For the Children

UNICEF’s Chemical Weapon

September 22, 2013

Nothing like it has been seen before. It is true that some people have attributed the downfall of the Roman Empire to the lead poisoning of the population caused by the lead water pipes, but this is not a generally accepted theory and in any case was a long time ago. UNICEF’s arsenic water makes the Syrian efforts seem bungling and amateurish.

Well, we all make mistakes, even if not quite on this scale. And none of us likes to admit our mistakes; UNICEF certainly didn’t. On the contrary, it was reluctant to accept the evidence of the arsenic poisoning long after the evidence was irrefutable: Its intentions have been too good for so unfortunate an effect. By the time UNICEF admitted its mistake, no one (outside Bangladesh, that is) cared.

Now when you look on UNICEF’s website you find that it is engaged on really good work on behalf of the country’s children: It is chemically decontaminating more than a million wells there. I am reminded of a line in the song by Flanders and Swann: “Oh it all makes work for the working man to do.”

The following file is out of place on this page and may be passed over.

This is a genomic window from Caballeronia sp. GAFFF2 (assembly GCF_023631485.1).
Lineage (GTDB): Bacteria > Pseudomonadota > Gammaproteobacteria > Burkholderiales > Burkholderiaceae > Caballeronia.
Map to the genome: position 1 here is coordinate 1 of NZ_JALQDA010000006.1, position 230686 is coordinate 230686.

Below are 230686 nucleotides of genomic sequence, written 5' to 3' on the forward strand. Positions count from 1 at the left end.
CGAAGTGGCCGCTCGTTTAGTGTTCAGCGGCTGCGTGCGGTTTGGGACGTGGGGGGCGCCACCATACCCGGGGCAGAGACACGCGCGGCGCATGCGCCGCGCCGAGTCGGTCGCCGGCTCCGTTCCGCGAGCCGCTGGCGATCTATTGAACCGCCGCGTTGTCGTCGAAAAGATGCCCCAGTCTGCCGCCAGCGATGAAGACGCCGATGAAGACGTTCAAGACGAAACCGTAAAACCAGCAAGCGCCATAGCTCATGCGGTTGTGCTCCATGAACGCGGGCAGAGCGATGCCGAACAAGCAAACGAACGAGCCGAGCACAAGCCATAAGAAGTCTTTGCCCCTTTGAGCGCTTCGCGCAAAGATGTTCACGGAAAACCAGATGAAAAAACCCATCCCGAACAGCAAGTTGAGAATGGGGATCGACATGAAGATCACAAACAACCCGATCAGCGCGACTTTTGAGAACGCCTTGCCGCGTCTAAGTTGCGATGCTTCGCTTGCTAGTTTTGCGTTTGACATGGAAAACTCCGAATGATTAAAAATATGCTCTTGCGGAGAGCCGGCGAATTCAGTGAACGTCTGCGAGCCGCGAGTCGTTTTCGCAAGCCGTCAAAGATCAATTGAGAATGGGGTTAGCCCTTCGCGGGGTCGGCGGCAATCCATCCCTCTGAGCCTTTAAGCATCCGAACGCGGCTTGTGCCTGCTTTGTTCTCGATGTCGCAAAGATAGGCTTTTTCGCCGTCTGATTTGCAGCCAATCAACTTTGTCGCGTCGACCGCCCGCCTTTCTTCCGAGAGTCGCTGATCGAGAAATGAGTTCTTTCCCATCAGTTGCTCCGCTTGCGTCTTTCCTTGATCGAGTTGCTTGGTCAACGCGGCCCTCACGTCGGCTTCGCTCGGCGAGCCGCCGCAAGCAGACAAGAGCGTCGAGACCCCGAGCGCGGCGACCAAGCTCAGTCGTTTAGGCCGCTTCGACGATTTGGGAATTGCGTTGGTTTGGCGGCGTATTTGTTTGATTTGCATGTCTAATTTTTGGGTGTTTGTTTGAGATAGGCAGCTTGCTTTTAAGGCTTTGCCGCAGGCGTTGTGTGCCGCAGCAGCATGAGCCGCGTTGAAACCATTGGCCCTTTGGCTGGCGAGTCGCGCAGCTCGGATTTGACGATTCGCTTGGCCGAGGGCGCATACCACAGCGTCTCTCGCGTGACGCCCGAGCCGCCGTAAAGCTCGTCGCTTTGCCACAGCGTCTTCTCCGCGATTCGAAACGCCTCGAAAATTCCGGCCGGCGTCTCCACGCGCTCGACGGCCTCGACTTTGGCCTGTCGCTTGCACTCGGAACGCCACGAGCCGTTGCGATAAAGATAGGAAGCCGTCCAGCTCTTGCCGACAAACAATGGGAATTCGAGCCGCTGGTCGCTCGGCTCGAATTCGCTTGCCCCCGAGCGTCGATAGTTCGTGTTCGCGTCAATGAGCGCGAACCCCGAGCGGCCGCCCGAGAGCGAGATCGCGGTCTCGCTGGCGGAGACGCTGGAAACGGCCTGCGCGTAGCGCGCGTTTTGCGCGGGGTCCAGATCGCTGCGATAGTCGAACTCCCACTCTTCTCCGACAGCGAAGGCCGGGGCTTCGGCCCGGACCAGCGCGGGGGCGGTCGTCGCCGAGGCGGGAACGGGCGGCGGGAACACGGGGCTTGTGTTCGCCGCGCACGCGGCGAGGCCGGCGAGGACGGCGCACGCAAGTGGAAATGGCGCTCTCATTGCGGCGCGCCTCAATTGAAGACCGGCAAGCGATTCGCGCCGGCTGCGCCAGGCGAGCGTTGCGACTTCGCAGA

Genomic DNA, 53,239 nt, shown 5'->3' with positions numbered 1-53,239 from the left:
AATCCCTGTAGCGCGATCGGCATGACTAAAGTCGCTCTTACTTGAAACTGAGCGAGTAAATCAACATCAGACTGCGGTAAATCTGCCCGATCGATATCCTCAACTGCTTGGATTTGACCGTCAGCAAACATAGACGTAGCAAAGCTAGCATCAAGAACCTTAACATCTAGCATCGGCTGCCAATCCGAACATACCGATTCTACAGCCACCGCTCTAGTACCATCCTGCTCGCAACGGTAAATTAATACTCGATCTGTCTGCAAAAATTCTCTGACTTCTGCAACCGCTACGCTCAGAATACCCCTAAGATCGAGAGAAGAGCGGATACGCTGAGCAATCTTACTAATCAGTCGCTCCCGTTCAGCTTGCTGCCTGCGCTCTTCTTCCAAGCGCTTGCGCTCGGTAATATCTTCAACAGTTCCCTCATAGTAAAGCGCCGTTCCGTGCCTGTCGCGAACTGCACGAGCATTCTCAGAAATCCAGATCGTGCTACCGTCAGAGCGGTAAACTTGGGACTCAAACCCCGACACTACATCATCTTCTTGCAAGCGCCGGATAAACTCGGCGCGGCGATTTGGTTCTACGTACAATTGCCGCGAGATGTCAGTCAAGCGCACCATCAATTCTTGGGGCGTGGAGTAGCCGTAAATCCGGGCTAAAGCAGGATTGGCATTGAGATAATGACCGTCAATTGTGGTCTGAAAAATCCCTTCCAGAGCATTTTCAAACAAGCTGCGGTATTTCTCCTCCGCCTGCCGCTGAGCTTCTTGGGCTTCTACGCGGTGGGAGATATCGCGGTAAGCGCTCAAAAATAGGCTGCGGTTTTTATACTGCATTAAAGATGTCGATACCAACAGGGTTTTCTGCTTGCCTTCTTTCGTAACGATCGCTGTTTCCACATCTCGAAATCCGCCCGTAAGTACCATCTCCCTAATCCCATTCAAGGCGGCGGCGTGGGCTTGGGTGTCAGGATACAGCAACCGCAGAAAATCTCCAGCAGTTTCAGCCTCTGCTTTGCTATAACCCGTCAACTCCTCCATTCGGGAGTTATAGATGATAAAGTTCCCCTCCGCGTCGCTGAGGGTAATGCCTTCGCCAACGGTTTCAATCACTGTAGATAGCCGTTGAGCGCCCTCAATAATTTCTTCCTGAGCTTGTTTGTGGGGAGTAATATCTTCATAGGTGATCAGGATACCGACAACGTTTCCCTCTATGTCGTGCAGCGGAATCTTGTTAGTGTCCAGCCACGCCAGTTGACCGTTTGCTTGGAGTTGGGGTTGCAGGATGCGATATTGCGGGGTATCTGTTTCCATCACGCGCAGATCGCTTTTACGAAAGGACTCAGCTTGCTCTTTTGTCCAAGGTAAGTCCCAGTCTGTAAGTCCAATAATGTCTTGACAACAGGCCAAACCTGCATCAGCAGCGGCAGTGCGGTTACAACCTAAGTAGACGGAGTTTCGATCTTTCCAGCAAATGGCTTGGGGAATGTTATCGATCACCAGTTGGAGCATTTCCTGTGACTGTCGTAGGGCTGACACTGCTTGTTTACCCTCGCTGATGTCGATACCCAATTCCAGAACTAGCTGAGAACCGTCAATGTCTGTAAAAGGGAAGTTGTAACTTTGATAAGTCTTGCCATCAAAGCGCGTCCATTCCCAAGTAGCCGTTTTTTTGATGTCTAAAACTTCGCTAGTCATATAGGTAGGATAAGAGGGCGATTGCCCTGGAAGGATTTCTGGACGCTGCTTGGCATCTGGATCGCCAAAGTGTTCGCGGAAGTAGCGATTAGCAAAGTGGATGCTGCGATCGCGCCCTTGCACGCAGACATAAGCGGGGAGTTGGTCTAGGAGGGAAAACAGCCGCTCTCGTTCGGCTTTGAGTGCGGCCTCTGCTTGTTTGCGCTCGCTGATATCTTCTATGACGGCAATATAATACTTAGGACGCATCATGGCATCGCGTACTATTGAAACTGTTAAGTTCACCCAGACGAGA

What is absent from the website (at least from the two pages at which I looked) was any acknowledgement of why the wells needed chemical decontamination and whose idea it had been to sink them in the first place. The impression was given that UNICEF was conferring an inestimable benefit upon the country out of the generosity of its heart, rather than repairing the damage it had done.

Bangladesh may have returned the compliment to the world, or at least to a small and vulnerable part of it, namely Haiti, a country that I love. Alas, Haiti has been the site of the largest and most deadly epidemic of cholera in the last fifty years at least. Some researchers have suggested that the origin of the cholera germ responsible for this outbreak was—Bangladesh. And Bangladeshi soldiers and policemen were sent to Haiti by the United Nations to keep the peace. If they really did spread cholera, they did not mean to, any more than UNICEF meant to poison the children of Bangladesh. Moreover, I must stress that by no means everyone accepts the theory of a Bangladeshi origin of the epidemic.

All the same, I did not contribute to UNICEF. In fact, I wanted to harangue the passengers on the plane as to why they should not give. But I kept silent. After all, the moral of my story is that one should not try to do good without knowing what one is doing.

 

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